So, I'm interested in building a Transform class similar to the one used in Unity Engine, but in C++. My intent is for it to be user-friendly to change the position, rotation, and scale of a variable by specifying vec3s for each, where the rotation vector specifies Euler angles or some equivalent. However, the math library I have written uses quaternions, and I'd like rotations to be represented internally by quaternions. Since quaternions are a bit difficult to use on their own, or without an axis-angle conversion of some sort, I was wondering what's the best way to do this conversion somewhat efficiently on the fly, so the user doesn't need to fiddle around with quaternions? My current header file is as follows (I haven't written the implementation yet, aside from referencing the private global vectors to the public const ones):

class Transform


//// Local Information ////

// Position relative to parent
vec3 LocalPosition;

// Scale relative to parent
vec3 LocalScale;

// Rotation about x,y,z axes relative to parent
vec3 LocalRotation;

// Transformation matrix from worldspace to local space
mat4 WorldToLocal() const;

//// Global Information ////

// Position relative to world (const)
const vec3 &WorldPosition;

// Scale relative to world (const)
const vec3 &WorldScale;

// Rotation about x,y,z axes relative to world (const)
const vec3 &WorldRotation;

// Transformation matrix from local space to world space
mat4 LocalToWorld() const;


vec3 _WorldPosition, _WorldScale, _WorldRotation;

// Stores rotation as a quaternion
// ??? Do I need one for global and local? How does this relate to rotation vec3? ???
quat _RotationRaw;


All help is greatly appreciated. I'm usually pretty good at solving these issues but I'm at a loss on this one.

Edit: Forgot to mention that I've read over the other GameDev Stack posts on the Unity Transform class, but I couldn't glean any info about this issue from them.


1 Answer 1


While you're right to use the quaternion as the underlying type for rotation, I'm concerned that you're exposing other fields in C++ which should be handled using getters/setters.

The convention for C++ is to expose get and set methods, and leave the particulars of how the field is handled to the class. That is, excepting TDA since this is a component, something like this:

    // +matching gets...
    vec3 _WorldPosition, _WorldScale, _WorldRotation;
    quat _Rotation;

and is more like what Unity actually uses underneath:

private void INTERNAL_set_localRotation(ref Quaternion value);
private void INTERNAL_set_rotation(ref Quaternion value);
private void INTERNAL_set_localEulerAngles(ref Vector3 value);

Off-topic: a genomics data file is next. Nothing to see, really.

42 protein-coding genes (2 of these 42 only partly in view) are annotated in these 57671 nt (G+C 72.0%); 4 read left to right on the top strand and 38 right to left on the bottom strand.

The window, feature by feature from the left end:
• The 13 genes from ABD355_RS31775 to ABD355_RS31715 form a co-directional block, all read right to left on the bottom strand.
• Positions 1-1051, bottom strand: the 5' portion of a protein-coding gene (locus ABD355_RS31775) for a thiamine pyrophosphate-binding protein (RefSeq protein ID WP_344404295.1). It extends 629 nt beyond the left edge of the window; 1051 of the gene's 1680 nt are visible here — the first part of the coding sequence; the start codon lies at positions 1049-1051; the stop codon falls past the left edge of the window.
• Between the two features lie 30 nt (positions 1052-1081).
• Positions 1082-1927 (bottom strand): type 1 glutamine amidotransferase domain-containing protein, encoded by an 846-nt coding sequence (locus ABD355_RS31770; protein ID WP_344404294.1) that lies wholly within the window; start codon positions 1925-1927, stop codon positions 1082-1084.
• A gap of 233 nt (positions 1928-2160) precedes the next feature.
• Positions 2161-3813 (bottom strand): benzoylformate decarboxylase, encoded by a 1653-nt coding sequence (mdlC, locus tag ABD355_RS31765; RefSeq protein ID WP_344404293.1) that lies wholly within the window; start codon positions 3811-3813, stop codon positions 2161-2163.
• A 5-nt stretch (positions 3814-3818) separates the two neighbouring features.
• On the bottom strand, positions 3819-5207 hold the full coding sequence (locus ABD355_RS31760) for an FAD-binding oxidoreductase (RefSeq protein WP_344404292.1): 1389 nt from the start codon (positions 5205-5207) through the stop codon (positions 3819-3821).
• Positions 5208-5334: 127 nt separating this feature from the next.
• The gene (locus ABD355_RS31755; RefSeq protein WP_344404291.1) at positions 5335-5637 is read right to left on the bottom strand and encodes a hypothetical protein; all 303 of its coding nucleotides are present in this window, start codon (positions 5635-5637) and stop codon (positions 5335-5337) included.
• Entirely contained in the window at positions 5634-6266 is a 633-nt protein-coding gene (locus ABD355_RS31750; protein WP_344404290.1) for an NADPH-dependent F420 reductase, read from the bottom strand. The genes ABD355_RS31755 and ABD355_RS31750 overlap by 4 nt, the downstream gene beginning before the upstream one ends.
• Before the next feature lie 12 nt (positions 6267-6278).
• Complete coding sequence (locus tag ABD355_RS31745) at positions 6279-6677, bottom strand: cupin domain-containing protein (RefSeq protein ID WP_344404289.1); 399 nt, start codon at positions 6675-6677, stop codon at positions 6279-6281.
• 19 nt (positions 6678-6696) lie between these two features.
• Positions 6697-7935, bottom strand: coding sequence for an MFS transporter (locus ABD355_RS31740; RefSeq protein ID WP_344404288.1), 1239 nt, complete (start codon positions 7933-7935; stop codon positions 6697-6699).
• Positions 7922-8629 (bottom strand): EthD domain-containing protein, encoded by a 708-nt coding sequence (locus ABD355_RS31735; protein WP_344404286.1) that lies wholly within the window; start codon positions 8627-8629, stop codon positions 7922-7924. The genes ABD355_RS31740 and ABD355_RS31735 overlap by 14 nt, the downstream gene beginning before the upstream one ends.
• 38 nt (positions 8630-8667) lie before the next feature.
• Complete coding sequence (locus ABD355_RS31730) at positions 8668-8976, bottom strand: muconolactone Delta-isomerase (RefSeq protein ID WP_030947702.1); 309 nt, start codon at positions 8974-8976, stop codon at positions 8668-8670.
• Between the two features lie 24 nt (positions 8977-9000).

private void INTERNAL_set_localPosition(ref Vector3 value);
private void INTERNAL_set_position(ref Vector3 value);

This frees you up to use alter how things are stored and which math is used later on.

Now, your set_EulerAngles will look like (and I'm using C# here because my C++ is rusty):

var halfPitch = value.x * 0.5f;
var sinPitch = Mathf.Sin(halfPitch);
var cosPitch = Mathf.Cos(halfPitch);

var halfYaw = value.y * 0.5f;
var sinYaw = Mathf.Sin(halfYaw);
var cosYaw = Mathf.Cos(halfYaw);

var halfRoll = value.z * 0.5f;
var sinRoll = Mathf.Sin(halfRoll);
var cosRoll = Mathf.Cos(halfRoll);

_Rotation = new Quaternion();
_Rotation.x = ((cosYaw * sinPitch) * cosRoll) + ((sinYaw * cosPitch) * sinRoll);
_Rotation.y = ((sinYaw * cosPitch) * cosRoll) - ((cosYaw * sinPitch) * sinRoll);
_Rotation.z = ((cosYaw * cosPitch) * sinRoll) - ((sinYaw * sinPitch) * cosRoll);
_Rotation.w = ((cosYaw * cosPitch) * cosRoll) + ((sinYaw * sinPitch) * sinRoll);

and get_EulerAngles would be something like:

var roll = Mathf.Atan2(2*(_Rotation.x*_Rotation.y + _Rotation.z*_Rotation.w),
                       (1 - 2*(_Rotation.y*_Rotation.y + _Rotation.z*_Rotation.z)));
var pitch = Mathf.Asin(2*(_Rotation.x*_Rotation.z - _Rotation.w*_Rotation.y));
var yaw = Mathf.Atan2(2*(_Rotation.x*_Rotation.w + _Rotation.y*_Rotation.z),
                      (1 - 2*(_Rotation.z*_Rotation.z + _Rotation.w*_Rotation.w)));
return new Vector3(pitch, yaw, roll);
  • \$\begingroup\$ You make a good point. I was mostly trying to mimic the Unity syntax to a certain degree, since I don't like Setters/Getters too much, but I definitely see why they're important here. Thank you very much. \$\endgroup\$
    – dyeo
    Feb 23, 2015 at 23:11

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